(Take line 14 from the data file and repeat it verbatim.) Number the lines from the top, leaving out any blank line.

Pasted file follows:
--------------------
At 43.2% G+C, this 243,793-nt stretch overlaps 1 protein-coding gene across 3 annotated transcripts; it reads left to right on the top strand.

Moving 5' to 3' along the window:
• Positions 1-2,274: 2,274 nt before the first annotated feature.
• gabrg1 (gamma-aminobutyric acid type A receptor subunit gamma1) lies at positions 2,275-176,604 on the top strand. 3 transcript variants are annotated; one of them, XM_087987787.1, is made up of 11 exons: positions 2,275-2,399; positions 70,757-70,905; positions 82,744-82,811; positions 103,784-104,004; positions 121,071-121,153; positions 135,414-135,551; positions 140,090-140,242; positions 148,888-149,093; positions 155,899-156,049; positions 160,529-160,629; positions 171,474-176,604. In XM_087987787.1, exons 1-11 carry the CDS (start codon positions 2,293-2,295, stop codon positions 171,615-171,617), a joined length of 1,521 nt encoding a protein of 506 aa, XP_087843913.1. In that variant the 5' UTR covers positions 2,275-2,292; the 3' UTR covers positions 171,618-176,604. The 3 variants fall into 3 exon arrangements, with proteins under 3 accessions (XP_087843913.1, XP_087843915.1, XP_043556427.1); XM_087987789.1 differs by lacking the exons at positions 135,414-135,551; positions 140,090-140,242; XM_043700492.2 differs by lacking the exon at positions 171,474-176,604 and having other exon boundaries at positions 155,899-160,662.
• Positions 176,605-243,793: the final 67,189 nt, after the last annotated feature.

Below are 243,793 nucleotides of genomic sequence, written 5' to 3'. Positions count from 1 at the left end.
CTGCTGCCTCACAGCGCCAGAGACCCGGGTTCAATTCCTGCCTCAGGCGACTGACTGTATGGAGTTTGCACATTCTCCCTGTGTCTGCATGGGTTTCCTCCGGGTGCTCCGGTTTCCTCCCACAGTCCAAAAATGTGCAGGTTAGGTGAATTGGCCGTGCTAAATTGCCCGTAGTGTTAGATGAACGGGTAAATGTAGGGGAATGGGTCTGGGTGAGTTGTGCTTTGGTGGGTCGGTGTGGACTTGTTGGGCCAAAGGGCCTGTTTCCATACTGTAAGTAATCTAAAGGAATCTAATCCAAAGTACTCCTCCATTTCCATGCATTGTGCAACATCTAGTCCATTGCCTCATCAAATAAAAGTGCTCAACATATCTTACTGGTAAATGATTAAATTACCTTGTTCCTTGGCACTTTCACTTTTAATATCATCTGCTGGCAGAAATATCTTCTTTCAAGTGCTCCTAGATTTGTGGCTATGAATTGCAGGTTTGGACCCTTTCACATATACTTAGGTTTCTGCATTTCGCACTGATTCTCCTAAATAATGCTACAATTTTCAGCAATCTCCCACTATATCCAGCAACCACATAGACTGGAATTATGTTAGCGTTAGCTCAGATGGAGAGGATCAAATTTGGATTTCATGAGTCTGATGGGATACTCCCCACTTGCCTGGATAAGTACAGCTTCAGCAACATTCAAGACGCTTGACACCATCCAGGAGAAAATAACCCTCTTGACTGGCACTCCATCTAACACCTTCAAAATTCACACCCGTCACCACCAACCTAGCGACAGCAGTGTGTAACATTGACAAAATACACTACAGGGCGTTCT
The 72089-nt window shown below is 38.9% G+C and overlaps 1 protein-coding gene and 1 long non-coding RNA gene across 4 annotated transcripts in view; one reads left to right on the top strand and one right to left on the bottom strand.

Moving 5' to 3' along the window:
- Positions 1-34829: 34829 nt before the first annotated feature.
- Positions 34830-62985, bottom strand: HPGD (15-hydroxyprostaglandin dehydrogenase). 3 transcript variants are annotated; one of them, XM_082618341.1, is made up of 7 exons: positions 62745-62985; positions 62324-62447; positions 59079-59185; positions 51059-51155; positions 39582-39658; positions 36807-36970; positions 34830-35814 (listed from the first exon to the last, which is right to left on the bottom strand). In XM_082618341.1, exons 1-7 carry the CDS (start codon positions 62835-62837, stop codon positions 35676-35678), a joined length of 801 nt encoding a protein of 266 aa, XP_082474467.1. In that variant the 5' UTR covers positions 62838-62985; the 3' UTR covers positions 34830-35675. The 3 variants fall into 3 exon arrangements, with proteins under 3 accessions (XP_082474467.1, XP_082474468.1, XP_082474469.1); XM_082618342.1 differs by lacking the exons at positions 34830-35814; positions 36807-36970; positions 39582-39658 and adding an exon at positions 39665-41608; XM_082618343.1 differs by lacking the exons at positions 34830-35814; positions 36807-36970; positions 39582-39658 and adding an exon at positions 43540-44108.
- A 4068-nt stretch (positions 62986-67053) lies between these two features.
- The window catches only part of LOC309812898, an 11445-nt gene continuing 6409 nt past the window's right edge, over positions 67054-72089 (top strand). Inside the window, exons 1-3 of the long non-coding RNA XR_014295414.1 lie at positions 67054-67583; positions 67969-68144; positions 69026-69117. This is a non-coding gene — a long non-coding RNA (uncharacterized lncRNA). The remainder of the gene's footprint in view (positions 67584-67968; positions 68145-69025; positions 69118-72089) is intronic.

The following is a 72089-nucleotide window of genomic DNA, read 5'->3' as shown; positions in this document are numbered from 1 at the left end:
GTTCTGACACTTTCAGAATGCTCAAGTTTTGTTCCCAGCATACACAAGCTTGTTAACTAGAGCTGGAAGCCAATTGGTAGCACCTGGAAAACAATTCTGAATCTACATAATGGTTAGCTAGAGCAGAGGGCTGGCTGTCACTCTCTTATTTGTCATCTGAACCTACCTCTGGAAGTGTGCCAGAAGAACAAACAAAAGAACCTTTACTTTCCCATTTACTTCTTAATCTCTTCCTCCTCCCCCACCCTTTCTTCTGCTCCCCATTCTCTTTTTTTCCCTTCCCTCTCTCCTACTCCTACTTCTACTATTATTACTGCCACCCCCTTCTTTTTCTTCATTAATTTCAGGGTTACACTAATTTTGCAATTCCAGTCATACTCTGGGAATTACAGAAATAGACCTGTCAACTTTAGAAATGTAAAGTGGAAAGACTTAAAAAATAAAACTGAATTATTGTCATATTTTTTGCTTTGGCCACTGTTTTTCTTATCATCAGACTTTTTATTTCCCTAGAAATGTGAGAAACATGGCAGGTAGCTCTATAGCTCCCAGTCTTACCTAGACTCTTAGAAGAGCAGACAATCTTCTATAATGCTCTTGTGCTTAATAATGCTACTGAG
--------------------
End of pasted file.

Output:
The following is a 72089-nucleotide window of genomic DNA, read 5'->3' as shown; positions in this document are numbered from 1 at the left end: